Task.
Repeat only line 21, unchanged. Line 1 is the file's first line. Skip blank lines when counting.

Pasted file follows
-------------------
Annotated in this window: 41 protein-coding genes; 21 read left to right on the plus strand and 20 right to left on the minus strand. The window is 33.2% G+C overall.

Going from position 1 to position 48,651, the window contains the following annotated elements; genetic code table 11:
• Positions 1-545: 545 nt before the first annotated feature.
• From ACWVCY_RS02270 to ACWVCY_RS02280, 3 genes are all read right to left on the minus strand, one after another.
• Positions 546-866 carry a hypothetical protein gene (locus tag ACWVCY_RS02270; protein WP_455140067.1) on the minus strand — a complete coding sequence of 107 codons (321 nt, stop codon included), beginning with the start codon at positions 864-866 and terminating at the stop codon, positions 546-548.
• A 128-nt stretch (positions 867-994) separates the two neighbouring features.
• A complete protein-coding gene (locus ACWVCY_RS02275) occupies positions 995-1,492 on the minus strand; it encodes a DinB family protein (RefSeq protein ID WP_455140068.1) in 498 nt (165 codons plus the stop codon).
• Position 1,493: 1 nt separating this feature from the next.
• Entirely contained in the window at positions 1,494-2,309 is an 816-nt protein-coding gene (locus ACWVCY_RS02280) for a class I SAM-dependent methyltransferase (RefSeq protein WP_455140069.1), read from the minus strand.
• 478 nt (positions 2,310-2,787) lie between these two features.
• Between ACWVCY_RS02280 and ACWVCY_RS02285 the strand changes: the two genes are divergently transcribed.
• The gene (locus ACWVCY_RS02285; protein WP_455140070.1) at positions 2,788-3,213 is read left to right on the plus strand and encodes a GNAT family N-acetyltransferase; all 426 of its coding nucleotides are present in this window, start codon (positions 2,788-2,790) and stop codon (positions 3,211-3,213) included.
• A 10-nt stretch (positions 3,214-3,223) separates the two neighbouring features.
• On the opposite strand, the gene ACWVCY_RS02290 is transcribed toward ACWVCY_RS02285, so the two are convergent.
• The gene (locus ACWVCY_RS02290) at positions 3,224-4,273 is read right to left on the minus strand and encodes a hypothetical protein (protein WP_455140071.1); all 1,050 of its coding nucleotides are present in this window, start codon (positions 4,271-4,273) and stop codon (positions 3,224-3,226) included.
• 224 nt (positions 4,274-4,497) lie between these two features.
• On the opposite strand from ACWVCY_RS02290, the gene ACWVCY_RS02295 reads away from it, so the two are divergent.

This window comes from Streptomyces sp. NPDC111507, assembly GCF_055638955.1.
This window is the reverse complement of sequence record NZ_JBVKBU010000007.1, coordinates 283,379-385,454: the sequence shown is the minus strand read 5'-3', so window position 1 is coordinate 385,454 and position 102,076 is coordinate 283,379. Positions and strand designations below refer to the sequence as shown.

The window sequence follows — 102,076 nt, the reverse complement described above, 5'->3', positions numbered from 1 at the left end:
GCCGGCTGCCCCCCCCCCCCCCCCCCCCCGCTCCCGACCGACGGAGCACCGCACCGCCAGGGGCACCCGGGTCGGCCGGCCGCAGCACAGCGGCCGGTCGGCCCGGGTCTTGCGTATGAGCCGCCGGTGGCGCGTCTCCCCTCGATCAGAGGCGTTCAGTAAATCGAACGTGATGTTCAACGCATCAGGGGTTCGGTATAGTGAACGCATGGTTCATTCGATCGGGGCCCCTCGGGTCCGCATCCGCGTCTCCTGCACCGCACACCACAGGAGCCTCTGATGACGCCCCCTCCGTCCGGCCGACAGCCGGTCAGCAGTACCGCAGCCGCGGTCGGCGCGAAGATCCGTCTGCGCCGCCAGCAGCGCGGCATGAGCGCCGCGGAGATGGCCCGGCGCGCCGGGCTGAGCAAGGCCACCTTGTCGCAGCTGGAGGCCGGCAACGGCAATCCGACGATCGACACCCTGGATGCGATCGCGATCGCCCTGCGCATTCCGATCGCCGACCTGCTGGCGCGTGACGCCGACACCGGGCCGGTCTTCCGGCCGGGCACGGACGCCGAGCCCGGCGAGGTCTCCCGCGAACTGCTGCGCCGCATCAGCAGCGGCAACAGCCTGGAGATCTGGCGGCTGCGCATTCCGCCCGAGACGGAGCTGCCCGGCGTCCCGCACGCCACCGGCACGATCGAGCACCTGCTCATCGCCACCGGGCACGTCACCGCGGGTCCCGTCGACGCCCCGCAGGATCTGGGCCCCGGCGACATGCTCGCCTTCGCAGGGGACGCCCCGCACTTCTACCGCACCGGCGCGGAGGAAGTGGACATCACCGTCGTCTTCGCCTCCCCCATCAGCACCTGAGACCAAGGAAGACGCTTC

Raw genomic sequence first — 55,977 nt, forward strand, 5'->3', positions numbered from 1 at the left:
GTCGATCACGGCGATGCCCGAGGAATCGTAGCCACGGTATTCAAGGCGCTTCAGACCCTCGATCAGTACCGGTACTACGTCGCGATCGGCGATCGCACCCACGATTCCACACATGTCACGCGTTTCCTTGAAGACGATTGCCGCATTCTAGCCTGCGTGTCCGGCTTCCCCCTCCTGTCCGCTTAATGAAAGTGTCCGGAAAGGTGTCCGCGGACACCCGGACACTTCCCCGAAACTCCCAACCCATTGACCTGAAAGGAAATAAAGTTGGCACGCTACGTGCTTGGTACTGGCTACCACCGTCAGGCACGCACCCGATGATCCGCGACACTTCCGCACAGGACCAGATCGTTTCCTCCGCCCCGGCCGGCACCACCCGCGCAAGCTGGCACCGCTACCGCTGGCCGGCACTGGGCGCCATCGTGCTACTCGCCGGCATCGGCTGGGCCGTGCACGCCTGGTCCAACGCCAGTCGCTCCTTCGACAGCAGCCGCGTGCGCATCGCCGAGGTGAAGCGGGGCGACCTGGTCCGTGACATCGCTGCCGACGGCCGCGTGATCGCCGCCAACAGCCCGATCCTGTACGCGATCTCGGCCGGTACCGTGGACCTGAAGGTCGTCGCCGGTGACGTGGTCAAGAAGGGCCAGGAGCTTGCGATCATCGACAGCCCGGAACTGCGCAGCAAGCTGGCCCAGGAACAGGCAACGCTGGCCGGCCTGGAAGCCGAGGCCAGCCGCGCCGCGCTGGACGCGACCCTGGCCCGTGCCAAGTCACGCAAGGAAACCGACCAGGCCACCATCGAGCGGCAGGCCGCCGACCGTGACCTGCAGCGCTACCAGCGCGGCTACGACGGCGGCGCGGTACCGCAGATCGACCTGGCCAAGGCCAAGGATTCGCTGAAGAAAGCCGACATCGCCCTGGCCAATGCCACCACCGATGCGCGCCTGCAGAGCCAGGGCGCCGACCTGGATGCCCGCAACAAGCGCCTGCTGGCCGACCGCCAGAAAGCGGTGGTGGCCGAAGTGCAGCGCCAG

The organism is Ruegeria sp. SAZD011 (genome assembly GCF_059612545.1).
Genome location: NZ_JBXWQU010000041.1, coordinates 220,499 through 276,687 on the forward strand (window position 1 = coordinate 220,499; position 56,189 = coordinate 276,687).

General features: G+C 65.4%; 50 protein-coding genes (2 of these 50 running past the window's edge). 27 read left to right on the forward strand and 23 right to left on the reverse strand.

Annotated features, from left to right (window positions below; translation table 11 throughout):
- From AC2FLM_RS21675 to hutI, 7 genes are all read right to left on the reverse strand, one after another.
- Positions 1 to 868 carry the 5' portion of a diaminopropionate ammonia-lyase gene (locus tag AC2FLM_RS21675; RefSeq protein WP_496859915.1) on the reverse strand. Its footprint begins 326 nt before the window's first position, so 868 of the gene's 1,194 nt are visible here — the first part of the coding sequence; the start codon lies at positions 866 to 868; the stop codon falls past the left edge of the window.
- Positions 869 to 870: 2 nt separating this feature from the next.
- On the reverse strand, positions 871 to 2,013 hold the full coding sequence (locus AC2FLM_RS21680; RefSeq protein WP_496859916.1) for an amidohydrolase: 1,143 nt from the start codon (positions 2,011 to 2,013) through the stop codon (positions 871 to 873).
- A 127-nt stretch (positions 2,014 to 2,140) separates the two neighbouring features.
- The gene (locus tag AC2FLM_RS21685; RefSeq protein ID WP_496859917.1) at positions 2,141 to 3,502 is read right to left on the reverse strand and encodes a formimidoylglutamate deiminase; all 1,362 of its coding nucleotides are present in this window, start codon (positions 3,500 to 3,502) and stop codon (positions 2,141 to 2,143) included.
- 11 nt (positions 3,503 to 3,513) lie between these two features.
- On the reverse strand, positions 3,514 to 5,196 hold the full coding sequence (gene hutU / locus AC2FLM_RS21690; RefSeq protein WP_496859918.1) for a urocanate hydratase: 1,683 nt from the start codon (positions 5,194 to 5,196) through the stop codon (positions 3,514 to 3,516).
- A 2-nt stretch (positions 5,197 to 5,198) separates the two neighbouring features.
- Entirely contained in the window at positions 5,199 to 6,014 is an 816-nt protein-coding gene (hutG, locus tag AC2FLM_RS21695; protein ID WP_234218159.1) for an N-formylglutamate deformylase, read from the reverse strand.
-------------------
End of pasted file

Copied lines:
GCCGGCTGCCCCCCCCCCCCCCCCCCCCCGCTCCCGACCGACGGAGCACCGCACCGCCAGGGGCACCCGGGTCGGCCGGCCGCAGCACAGCGGCCGGTCGGCCCGGGTCTTGCGTATGAGCCGCCGGTGGCGCGTCTCCCCTCGATCAGAGGCGTTCAGTAAATCGAACGTGATGTTCAACGCATCAGGGGTTCGGTATAGTGAACGCATGGTTCATTCGATCGGGGCCCCTCGGGTCCGCATCCGCGTCTCCTGCACCGCACACCACAGGAGCCTCTGATGACGCCCCCTCCGTCCGGCCGACAGCCGGTCAGCAGTACCGCAGCCGCGGTCGGCGCGAAGATCCGTCTGCGCCGCCAGCAGCGCGGCATGAGCGCCGCGGAGATGGCCCGGCGCGCCGGGCTGAGCAAGGCCACCTTGTCGCAGCTGGAGGCCGGCAACGGCAATCCGACGATCGACACCCTGGATGCGATCGCGATCGCCCTGCGCATTCCGATCGCCGACCTGCTGGCGCGTGACGCCGACACCGGGCCGGTCTTCCGGCCGGGCACGGACGCCGAGCCCGGCGAGGTCTCCCGCGAACTGCTGCGCCGCATCAGCAGCGGCAACAGCCTGGAGATCTGGCGGCTGCGCATTCCGCCCGAGACGGAGCTGCCCGGCGTCCCGCACGCCACCGGCACGATCGAGCACCTGCTCATCGCCACCGGGCACGTCACCGCGGGTCCCGTCGACGCCCCGCAGGATCTGGGCCCCGGCGACATGCTCGCCTTCGCAGGGGACGCCCCGCACTTCTACCGCACCGGCGCGGAGGAAGTGGACATCACCGTCGTCTTCGCCTCCCCCATCAGCACCTGAGACCAAGGAAGACGCTTC